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on 31 May 2003
If you've seen the fascinating Channel 4 series of the same name, you'll appreciate Morris's unique ability as a TV academic to present quite complex historical events lucidly, and in an entertaining manner. Fortunately, he writes in just the same way.
As a result this is not a boring, plodding account of 600 years of castle building in Britain. Nor is it merely a coffee table book full of pretty photographs and drawings but lacking in historical content, like so many other books on castles. Morris manages to strike a fine balance between the two extremes.
In this book, and indeed in the series, Morris manages to make what are essentially piles of ruined stone seem exciting places with great stories.
The six chapters in the book mirror the content of the six programmes in the series. So you start with William the Conqueror introducing the motte and bailey castle as a weapon of conquest in 1066 and finish with the English Civil War and the destruction of castles in Britain. Along the way, you see (through excellent photos and illustrations) how 'the castle' evolved over six centuries, both physically and conceptually. Morris's big (and convincing) argument is that castles are not just military fortresses, but comfortable homes with lavish furnishings.
Read this book and you'll not only want to go and visit all the castles featured, but you'll never look at a castle again in quite the same way.
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on 27 June 2003
This book is highly informative, well written and takes a completely different approach. Morris focuses upon not only the history of the castle itself but upon the reasons for their construction on behalf of their builders such as Edward Dallingridge (Bodium) and Archibald the Grim.
Having always had an interest in castles personally and having written my University Dissertation about why castles were built in certain places this text ranks amongst the best. Morris offers useful ideas and concepts with well supported arguements and material.
Morris could perhaps have mentioned a few more castles and perhaps concentrates upon a select few within each of his chronologically organised chapters, especially those built in Yorkshire around the time of the Harrying by William I (1069).
On the whole an excellent read which suggests new concepts in castle building. I very much enjoyed it.
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on 30 May 2012
A really excellent book on the architecture, history, and politics behind castles. Not only do we learn how they were built, but why, and why at that precise location. Furthermore it is all done in a very captivating style, that makes you want to go and visit the places. This is my third book I've read by Mr. Morris ("The Norman Conquest" and "A great and terrible King"), they are all great and very informative reads. An absolute must for everyone interested in (English) medieval history.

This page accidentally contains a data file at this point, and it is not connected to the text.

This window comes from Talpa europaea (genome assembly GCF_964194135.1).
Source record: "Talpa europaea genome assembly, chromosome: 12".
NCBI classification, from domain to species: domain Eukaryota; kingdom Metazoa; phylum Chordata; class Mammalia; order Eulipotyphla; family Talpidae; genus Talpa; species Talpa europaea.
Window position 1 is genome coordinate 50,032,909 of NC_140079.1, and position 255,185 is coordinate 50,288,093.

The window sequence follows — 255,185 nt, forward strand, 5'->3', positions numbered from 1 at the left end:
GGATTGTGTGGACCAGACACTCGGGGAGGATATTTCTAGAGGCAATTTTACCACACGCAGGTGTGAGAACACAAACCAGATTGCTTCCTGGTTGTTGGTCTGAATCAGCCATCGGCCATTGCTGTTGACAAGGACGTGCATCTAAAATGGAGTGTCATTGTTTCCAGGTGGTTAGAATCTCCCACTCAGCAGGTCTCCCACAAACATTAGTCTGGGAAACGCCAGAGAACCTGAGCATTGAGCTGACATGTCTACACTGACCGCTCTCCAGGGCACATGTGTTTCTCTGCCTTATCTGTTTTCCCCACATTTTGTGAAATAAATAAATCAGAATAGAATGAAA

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on 15 April 2013
This book proved very informative and interesting. The author obviously has a great knowledge of his subjects, as in his other books
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TOP 1000 REVIEWERon 16 September 2017
Not what l enjoy reading. It is too intense for me. I prefer a catalogue type of book. Illustrations, listings and short explanations. This is not. If you enjoy the, where, how, when, why and if, type of writing. Then this is for you. I would prefer to watch a good film instead,
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on 23 June 2015
I thoroughly enjoyed this book, it was very readable, informative and well written. I shall read it again in another year or so.
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on 17 July 2003
This book is an excellent read. The author has managed to keep the text detailed and informative without being too dry or boring. His passion for the subject matter shines though and his enthusiasm is infectious. The way in which the book is written makes it easy to pick up and put down without having to recap previous chapters.
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on 7 October 2009
I bought this book without any prior knowledge, just chose it on Amazon for some reason.
It turned out to be a very engaging and informative read. Marc Morris is an excellent writer, the topic of castle history can be very boring, but he manages to make it exciting, fascinating and entertaining! He suggests several criteria to look for while evaluating castles and suggests the structure into which to classify your knowledge about castles. He chooses one particular example of a "typical" castle for each epoch and covers its history in great detail while providing info about other castle of the period.
I am in love with this book and I can't recommend it enough to anyone who wants to learn about British castles.
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on 11 July 2014
This book kept me interested from the word go. The way Marc Morris writes leads every tale into another in the most fluid of motions. As somebody relatively new to learning about castles, this really did bridge the gap between my childhood fascination with castles and my adult knowledge of castles.
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on 18 August 2014
I live with the view of a ruined castle from my windows and although i know it's history ( or as much as one is able to find out) i wanted to know more about castles without too much technical details. This book answered that need . Highly recommended.
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